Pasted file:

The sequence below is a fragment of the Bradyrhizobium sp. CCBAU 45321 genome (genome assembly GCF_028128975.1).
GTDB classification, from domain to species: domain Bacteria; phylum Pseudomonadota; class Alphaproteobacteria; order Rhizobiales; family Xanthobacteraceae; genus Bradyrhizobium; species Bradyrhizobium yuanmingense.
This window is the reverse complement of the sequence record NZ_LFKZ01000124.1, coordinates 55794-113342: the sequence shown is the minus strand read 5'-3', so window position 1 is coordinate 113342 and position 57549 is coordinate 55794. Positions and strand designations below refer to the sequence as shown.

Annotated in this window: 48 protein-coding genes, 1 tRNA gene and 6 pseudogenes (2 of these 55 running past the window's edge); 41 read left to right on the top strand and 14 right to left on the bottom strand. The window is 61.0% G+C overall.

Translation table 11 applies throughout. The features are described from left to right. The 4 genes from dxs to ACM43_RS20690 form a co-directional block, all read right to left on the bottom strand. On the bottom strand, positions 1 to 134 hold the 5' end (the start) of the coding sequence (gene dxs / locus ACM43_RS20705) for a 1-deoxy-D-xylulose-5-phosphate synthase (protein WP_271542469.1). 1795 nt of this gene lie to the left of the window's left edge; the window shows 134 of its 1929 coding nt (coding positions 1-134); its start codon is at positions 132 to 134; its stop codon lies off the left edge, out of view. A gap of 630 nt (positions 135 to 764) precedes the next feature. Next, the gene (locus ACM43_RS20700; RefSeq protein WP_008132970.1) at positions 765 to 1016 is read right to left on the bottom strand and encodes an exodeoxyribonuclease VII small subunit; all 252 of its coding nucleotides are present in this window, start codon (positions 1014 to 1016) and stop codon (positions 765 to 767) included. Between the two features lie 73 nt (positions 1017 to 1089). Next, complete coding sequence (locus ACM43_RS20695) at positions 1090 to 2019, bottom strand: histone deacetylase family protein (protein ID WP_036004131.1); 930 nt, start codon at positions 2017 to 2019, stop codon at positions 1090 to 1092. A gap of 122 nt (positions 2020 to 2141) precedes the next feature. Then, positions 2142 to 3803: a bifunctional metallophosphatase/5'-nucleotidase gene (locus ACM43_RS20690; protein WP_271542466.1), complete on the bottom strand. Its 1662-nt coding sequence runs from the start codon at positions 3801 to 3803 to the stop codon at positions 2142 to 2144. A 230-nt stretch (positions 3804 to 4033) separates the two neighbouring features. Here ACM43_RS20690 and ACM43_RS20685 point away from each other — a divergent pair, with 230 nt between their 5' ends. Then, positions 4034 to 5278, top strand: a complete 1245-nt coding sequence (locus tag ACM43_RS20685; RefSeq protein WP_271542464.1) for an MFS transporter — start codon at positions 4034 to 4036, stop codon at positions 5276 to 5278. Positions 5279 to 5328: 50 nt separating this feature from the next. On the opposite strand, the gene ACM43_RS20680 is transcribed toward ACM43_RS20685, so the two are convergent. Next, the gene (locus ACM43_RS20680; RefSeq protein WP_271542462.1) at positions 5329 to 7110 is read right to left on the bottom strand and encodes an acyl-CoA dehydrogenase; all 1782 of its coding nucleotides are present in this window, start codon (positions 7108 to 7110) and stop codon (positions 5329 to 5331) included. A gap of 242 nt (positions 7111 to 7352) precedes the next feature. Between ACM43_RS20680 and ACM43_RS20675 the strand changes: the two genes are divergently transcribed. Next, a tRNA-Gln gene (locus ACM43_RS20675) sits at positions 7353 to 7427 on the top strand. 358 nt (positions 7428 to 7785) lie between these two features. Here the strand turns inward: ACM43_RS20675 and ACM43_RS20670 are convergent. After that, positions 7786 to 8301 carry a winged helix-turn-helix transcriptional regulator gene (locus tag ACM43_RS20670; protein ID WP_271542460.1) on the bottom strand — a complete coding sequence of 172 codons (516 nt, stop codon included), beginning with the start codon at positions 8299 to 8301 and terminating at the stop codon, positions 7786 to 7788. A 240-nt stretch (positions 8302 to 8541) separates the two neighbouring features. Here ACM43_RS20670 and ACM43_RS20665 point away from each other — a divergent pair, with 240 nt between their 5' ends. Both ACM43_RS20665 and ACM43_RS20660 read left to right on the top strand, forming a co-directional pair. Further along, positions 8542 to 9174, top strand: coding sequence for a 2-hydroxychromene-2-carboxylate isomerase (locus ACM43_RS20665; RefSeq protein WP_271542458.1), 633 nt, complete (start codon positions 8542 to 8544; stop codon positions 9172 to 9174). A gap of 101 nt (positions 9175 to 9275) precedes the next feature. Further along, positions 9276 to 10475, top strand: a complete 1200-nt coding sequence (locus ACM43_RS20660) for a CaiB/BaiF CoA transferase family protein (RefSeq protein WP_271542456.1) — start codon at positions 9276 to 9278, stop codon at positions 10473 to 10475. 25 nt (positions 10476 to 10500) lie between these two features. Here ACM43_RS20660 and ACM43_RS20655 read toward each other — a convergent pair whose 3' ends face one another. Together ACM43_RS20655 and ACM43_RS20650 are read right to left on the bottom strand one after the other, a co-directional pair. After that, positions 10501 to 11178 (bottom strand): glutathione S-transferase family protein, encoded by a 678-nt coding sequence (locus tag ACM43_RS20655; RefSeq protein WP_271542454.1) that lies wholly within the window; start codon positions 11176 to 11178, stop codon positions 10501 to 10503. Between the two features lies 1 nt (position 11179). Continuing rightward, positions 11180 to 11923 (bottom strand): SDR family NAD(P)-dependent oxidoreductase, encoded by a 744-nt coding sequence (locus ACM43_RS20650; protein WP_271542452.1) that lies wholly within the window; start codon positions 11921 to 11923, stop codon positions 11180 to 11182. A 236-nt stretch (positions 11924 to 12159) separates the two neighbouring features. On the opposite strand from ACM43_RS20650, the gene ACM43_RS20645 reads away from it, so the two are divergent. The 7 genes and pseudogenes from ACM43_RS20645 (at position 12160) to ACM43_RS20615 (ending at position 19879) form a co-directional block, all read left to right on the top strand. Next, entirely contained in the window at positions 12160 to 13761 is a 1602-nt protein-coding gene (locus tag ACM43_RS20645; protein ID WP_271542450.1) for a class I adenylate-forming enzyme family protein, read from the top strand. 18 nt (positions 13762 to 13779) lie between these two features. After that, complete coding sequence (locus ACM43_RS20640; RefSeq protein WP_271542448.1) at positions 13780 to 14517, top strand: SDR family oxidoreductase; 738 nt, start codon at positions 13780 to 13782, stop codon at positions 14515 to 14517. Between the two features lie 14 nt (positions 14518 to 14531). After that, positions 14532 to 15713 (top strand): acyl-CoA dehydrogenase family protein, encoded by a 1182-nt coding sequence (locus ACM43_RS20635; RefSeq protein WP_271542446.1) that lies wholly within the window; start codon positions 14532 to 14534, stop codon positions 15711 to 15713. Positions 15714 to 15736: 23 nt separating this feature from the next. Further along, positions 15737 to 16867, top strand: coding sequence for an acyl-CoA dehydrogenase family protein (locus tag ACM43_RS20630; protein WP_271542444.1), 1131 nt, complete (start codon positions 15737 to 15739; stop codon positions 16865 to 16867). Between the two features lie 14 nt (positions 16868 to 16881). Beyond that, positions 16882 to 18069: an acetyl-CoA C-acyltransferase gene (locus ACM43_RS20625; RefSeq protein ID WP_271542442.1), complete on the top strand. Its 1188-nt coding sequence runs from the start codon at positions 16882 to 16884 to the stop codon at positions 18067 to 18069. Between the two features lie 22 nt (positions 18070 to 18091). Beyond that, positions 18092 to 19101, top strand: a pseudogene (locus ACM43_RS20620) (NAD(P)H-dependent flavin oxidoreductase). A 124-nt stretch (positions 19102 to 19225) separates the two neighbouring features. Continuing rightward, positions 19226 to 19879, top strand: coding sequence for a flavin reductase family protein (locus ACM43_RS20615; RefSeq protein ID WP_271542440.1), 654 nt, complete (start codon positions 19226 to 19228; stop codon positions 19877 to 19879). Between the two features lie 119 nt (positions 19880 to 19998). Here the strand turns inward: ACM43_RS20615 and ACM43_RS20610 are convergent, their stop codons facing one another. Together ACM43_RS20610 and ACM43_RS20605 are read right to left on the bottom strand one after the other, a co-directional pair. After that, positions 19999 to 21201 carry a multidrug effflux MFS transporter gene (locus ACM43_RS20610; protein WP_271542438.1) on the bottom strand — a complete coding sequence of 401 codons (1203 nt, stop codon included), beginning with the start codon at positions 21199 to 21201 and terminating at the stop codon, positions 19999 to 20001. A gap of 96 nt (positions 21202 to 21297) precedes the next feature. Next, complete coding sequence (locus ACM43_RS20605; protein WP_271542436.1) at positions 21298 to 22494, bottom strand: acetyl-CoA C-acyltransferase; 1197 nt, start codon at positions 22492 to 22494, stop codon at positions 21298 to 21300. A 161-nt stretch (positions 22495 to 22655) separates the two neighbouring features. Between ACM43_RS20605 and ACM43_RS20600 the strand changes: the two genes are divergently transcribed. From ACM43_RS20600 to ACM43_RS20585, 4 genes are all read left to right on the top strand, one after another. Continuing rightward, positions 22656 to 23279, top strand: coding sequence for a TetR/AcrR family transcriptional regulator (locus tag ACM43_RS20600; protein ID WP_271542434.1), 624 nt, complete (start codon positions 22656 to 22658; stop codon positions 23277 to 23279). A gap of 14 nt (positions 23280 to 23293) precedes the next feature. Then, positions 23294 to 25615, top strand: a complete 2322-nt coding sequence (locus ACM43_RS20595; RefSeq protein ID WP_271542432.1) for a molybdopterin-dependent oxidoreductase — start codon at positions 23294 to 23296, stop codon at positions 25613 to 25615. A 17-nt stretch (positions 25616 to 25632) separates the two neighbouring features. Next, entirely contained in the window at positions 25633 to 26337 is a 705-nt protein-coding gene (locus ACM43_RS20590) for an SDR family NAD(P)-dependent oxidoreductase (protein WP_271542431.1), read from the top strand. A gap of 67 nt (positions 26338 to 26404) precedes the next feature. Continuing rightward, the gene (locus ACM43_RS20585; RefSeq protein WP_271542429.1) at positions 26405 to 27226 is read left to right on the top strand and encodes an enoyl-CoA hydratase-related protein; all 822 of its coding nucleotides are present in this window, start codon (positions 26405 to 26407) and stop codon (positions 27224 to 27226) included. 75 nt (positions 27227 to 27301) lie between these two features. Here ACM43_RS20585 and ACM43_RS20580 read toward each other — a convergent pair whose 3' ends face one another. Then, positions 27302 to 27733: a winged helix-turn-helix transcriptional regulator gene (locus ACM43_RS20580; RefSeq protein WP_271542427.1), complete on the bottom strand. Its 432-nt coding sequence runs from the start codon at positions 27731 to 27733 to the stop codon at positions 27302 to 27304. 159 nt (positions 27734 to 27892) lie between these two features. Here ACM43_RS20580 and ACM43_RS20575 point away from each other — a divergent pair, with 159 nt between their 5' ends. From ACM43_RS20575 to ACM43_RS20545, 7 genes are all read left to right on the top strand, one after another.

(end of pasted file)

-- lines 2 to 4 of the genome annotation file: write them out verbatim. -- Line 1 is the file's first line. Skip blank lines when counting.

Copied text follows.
GTDB classification, from domain to species: domain Bacteria; phylum Pseudomonadota; class Alphaproteobacteria; order Rhizobiales; family Xanthobacteraceae; genus Bradyrhizobium; species Bradyrhizobium yuanmingense.
This window is the reverse complement of the sequence record NZ_LFKZ01000124.1, coordinates 55794-113342: the sequence shown is the minus strand read 5'-3', so window position 1 is coordinate 113342 and position 57549 is coordinate 55794. Positions and strand designations below refer to the sequence as shown.

Annotated in this window: 48 protein-coding genes, 1 tRNA gene and 6 pseudogenes (2 of these 55 running past the window's edge); 41 read left to right on the top strand and 14 right to left on the bottom strand. The window is 61.0% G+C overall.